Page through a wonderful – and wonderfully romantic – set of Victorian era paintings of mainly fishing boats using the little arrows on the left and right of each frame.
Talking of storms as most folks probably were last night, I happened to mention Captain Washington RN and his report to Parliament following the Moray Firth fishing disaster of 1848, in which 124 boats were lost, many while trying to enter harbour, and 100 fishermen lost their lives.
Captain Washington’s enquiry proposed improvements to both harbours and boats, which had largely been undecked up to that time. There was a certain amount of resistance to the idea of decking boats partly because the craft would not be able to carry as much fish, and partly, it was argued, because fishermen feared being washed off the decks.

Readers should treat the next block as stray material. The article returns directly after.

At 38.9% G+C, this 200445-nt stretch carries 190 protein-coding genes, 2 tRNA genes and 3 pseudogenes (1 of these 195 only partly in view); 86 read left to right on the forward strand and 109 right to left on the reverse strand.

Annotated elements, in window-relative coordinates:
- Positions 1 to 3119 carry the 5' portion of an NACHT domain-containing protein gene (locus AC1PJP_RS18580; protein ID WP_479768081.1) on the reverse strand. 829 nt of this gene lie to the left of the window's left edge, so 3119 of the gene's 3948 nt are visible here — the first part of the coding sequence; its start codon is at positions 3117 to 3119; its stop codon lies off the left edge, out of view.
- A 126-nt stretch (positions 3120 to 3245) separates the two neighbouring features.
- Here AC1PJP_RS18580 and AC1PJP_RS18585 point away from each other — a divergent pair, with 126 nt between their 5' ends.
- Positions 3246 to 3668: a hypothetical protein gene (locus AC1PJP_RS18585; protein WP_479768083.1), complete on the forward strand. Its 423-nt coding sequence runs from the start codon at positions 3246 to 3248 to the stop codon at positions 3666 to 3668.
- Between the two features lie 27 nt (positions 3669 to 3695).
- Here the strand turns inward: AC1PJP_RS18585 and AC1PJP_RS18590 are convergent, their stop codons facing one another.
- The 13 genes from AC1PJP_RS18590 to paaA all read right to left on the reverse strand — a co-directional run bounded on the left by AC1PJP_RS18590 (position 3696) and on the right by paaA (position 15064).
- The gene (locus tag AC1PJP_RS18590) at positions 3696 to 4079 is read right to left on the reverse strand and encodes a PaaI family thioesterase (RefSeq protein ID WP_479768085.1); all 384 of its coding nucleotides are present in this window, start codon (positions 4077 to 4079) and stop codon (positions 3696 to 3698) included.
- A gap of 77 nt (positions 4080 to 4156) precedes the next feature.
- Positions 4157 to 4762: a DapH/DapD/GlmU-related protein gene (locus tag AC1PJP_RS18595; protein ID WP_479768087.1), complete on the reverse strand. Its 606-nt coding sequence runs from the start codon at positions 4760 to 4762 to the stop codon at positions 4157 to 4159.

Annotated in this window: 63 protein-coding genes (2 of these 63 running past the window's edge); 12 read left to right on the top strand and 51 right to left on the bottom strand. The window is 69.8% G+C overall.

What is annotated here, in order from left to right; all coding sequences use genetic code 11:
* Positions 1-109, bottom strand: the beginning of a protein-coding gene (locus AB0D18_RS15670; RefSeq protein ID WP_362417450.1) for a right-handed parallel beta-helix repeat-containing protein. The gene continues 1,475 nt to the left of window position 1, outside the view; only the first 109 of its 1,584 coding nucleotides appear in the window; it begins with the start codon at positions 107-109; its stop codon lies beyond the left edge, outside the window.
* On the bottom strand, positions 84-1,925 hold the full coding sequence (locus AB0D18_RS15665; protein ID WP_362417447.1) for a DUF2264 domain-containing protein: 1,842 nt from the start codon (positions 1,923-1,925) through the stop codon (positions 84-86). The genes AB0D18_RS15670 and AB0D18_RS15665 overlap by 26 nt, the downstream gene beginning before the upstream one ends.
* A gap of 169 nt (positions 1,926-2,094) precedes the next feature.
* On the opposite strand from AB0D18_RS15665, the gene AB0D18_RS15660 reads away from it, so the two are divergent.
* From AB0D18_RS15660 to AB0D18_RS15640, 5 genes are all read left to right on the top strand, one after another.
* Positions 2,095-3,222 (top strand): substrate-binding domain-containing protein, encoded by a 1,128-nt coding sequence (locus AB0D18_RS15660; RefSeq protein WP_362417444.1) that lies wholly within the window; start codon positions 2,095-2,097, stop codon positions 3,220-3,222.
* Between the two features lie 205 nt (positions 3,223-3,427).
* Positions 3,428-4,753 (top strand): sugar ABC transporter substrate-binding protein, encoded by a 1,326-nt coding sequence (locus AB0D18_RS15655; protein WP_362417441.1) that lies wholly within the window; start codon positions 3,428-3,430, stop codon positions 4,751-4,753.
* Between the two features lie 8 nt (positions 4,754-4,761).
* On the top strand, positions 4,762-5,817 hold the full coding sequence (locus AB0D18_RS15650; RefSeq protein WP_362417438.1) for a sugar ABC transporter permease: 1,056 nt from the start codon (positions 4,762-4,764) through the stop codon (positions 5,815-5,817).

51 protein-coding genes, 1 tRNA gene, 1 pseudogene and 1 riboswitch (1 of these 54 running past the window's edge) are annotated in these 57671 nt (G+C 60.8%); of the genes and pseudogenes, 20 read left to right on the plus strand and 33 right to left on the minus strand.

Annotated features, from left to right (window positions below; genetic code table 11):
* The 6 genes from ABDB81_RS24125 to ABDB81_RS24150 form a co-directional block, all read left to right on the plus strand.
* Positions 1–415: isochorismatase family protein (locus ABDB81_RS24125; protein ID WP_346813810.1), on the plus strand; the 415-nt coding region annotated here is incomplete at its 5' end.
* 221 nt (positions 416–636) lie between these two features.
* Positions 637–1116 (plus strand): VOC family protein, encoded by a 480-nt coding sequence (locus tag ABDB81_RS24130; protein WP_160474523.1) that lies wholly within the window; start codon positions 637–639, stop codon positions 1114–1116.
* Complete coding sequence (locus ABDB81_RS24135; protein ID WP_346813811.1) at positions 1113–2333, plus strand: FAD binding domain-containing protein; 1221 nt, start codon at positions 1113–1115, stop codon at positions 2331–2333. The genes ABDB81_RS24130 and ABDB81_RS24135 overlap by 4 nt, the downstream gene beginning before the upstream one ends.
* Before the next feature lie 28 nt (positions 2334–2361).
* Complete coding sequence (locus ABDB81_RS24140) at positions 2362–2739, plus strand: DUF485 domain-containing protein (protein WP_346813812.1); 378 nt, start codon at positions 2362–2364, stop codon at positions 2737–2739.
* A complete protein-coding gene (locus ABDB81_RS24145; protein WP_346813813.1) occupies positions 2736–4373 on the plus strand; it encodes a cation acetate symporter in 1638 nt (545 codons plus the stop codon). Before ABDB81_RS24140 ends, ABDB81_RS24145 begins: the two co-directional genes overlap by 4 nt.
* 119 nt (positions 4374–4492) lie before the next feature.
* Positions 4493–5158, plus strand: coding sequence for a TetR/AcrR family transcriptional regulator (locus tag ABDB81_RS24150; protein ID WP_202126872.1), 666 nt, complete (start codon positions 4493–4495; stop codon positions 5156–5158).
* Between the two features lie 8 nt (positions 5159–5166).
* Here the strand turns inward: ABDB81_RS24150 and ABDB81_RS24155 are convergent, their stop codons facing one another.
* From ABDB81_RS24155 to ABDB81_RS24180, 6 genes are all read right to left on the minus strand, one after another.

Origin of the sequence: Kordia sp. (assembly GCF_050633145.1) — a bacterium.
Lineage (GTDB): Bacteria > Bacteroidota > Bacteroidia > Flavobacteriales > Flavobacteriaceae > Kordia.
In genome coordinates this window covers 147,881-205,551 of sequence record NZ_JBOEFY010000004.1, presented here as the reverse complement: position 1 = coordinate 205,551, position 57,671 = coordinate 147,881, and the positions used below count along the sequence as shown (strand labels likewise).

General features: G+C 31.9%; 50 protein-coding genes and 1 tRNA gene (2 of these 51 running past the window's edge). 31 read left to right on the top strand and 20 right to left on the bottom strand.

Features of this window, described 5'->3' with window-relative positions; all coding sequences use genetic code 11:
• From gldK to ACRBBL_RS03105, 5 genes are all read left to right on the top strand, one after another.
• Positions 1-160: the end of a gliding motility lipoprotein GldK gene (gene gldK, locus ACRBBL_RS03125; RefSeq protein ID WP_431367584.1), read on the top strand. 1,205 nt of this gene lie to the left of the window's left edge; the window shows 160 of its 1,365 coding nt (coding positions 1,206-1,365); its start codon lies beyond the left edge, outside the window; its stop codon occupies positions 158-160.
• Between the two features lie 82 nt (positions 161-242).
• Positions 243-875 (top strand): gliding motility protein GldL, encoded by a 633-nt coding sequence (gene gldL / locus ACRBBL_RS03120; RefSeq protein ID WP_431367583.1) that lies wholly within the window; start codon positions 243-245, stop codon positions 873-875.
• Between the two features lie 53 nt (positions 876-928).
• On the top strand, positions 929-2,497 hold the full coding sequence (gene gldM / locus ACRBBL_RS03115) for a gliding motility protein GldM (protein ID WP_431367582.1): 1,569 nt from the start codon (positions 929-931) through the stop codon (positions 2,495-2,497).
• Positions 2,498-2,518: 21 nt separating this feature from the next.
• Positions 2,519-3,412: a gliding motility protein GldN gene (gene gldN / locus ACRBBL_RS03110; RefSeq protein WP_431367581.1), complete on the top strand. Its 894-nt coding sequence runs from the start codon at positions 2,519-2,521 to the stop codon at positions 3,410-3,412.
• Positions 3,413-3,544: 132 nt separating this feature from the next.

However, what followed was that increasingly fishing boats tended to be decked, and larger so that large catches could still be carried – a trend that led to the development of the baldie and some say to the powerful Zulu. (Also see Kate in Suffolk.) There’s an entry on the Wikipedia that’s worth reading: Moray Firth fishing disaster.
Captain Washington’s report is also important in another way – because he (and presumably his team) also surveyed boat types from around our coasts, including the Deal luggers (see below) and fishing boats at Hastings, and in the process recorded some boat types that would have known rather less about today. It’s a shame, however, that I can’t find a copy of Captain Washington’s report online. If anyone knows where there is one, please let me know in the link below, and I’ll link to it.